Lord Canning. Equestrian statue, in bronze. [Calcutta.] Left unfinished by Foley and completed from his small model by Messrs. Brock and Dewick, his assistants.

Lord Canning. Statue. [Westminster Abbey.]

G. W. F., 7th Earl of Carlisle, Lord Lieutenant of Ireland. Bronze statue. [People's Garden, Phoenix Park, Dublin.] Erected in 1870.

Lord Clive. Statue. [Shrewsbury.]

Field-Marshal Lord Clyde. Bronze statue. [George's Square, Glasgow.]

Sir William Cornwallis, G.C.B., Capt. John Whitby and his wife Mary Anne Theresa Whitby. Marble monument. [Milford Church, Hants.] Portion ex. as "Grief" in R.A., 1852.

Sir Dominic Corrigan. Marble statue. [College of Physicians, Dublin.] Unveiled in the Hall of the College, 3rd June, 1869.

William Robert Dickinson. Bust. R.A., 1841.

Ulick, Lord Dunkellin, M.P. Bronze statue. [Eyre Square, Galway.] Erected in 1873.

John, 13th Lord Elphinstone. Marble statue. [Bombay.]

Michael Faraday. Marble statue. Executed from the model, after artist's death by Birch.

Michael Faraday. Bust.

W. Farren. Bust. R.A., 1842.

Helen Faucit. Bust. R.A., 1843.

Helen Faucit. Figure in alto-relievo. R.A., 1856. Engraved by J. Brown, in "Art Journal," 1858.

John Fielden, M.P. Statue. [Todmorden.]

John Purcell Fitzgerald. Bust. R.A., 1860.

Major-General William Nairn Forbes, Master of the Calcutta Mint. Posthumous bust. [The Mint, Calcutta.] R.A., 1858. A plaster cast belongs to the Asiatic Society, Calcutta.

Oliver Goldsmith. Bronze Statue. [In front of Trinity College, Dublin.] Design in R.A., 1861. Erected in 1863. The original plaster model is in the Birmingham Gallery. Engraved by G. Stodart in "Art Journal," 1865.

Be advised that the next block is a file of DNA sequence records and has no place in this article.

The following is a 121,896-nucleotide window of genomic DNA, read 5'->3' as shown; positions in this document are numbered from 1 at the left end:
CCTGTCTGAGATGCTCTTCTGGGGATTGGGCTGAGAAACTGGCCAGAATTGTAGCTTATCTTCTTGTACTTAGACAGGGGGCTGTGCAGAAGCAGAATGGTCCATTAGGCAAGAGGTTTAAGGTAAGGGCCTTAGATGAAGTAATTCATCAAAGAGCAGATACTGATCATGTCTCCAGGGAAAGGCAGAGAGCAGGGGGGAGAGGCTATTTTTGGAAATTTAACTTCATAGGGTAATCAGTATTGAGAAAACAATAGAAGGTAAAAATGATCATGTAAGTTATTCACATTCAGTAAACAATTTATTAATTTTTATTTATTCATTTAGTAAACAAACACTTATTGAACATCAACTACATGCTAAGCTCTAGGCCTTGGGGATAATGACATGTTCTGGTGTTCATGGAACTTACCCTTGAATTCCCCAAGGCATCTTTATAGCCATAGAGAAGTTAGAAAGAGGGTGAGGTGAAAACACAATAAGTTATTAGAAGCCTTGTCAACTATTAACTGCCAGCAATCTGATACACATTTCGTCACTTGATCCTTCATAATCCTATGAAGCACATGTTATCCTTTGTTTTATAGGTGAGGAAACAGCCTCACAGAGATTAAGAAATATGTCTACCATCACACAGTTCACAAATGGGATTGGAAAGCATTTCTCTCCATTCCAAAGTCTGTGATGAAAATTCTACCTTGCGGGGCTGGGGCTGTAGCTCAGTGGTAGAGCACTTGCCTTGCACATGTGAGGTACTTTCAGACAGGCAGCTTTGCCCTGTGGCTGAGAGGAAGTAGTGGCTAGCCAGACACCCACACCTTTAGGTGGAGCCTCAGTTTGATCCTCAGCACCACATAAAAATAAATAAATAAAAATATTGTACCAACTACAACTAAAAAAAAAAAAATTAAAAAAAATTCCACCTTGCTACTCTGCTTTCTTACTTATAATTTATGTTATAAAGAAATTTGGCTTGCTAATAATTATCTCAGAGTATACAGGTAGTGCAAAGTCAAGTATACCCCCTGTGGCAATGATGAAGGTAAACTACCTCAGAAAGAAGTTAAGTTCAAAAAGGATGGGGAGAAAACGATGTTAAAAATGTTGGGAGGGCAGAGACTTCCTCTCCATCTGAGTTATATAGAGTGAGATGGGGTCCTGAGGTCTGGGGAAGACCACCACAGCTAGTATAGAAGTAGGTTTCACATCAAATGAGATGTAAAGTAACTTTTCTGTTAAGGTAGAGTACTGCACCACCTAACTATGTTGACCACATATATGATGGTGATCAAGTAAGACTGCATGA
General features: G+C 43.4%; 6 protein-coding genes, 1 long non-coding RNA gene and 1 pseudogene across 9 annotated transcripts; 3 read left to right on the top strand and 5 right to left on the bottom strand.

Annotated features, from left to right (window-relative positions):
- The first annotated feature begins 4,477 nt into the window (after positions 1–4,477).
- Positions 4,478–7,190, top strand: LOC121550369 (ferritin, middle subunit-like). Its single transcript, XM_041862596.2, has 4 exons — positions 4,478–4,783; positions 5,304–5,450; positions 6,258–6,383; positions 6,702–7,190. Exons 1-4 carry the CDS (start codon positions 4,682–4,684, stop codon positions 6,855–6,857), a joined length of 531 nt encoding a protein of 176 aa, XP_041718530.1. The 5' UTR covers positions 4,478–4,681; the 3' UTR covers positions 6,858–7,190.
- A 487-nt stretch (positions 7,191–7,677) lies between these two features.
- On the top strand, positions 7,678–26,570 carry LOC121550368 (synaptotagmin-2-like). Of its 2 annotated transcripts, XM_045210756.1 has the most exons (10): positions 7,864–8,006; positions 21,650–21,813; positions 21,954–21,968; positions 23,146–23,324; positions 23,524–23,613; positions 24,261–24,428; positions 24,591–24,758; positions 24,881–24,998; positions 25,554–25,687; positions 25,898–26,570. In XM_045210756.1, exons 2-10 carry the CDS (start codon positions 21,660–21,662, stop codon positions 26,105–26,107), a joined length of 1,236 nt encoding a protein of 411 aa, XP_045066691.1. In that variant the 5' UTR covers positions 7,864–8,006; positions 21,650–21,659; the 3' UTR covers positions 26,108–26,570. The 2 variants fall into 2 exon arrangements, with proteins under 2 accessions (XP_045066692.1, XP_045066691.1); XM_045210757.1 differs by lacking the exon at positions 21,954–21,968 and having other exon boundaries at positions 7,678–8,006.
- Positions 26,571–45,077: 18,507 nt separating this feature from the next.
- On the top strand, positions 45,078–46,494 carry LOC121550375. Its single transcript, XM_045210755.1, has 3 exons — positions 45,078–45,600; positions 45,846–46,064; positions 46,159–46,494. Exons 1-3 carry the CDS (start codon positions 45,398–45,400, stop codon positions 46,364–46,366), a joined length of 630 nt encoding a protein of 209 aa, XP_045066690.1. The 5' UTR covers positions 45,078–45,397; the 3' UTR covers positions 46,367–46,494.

Hugh, 1st Viscount Gough. Equestrian statue in bronze. [Phoenix Park, Dublin.] Cast from the metal of guns taken during the Sikh campaign. As the funds available were insufficient Foley used the same model for the horse as that of Lord Hardinge's. Completed after the sculptor's death by Messrs. Brock, Birch and Dewick, named in Foley's will to complete his unfinished works. Unveiled February 21st, 1880.

Henry Grattan. Statue. [College Green, Dublin.] Unveiled on 6th January, 1876.

Sir Benjamin Lee Guinness, Bart. Bronze statue, a seated figure. [In church-yard of St. Patrick's Cathedral,] R.A., 1875. Erected in 1875.

Sir Benjamin Lee Guinness. Bust. [Lord Iveagh.]

John Hampden. Marble statue. [St. Stephen's Hall, Westminster Palace.] Done in 1847.

General Lord Hardinge, G.C.B. Equestrian statue in bronze. [Calcutta.] Done in 1858.

General Lord Hardinge. Bust.

Mrs. Samuel R. Healey. Posthumous bust. R.A., 1860.

Lord Herbert of Lea. Bronze statue. [War Office, London.] Done in 1866; unveiled 1st June, 1867. Round the base are bas-reliefs representing (1) Florence Nightingale at the Herbert Hospital; (2) Volunteers on the March; (3) Casting and testing the first Armstrong gun at Woolwich; (4) Armorial bearings of the family.

Adrian Hope. Bust.

Sir Charles Hulse, Bart. Posthumous bust. R.A., 1856.

Lady Hulse. Bust. R.A., 1856.

General T. J. ("Stonewall") Jackson. Bronze statue. [Lexington, Virginia, U.S.A.] Presented by friends in Great Britain. R.A., 1875. Engraved in "Art Journal," 1877, by H. Balding.

John Jones, of Crosswood, near Welshpool. Monument erected by his children. [Guilfield Church, near Welshpool]. Model in R.A., 1859. Represents the three daughters mourning at the tomb of their father.

Mr. Littledale. Bust.

John McHale, Archbp. of Tuam. Bronze statue. [Tuam.]

Manochjee Nesserwanjee. Statue. [Bombay.]

Sir Henry Marsh. Statue. [Royal College of Physicians, Dublin.] Presented by subscribers and unveiled 7th November, 1866.

Lady Martin, see Helen Faucit.

Thomas Mason. Busts. R.A., 1855 and 1856.

Rev. Theobald Mathew. Bronze statue. [Patrick Street, Cork.] Unveiled 10th October, 1864, the anniversary of his birth.

Lord Nelson. Statue. [Norwich.]

General John Nicholson. Monument, showing the Cashmere Bastion, Delhi, 14th September, 1857. [Lisburn Church. Erected in 1862. Engraved by E. Roffe in "Art Journal," 1865.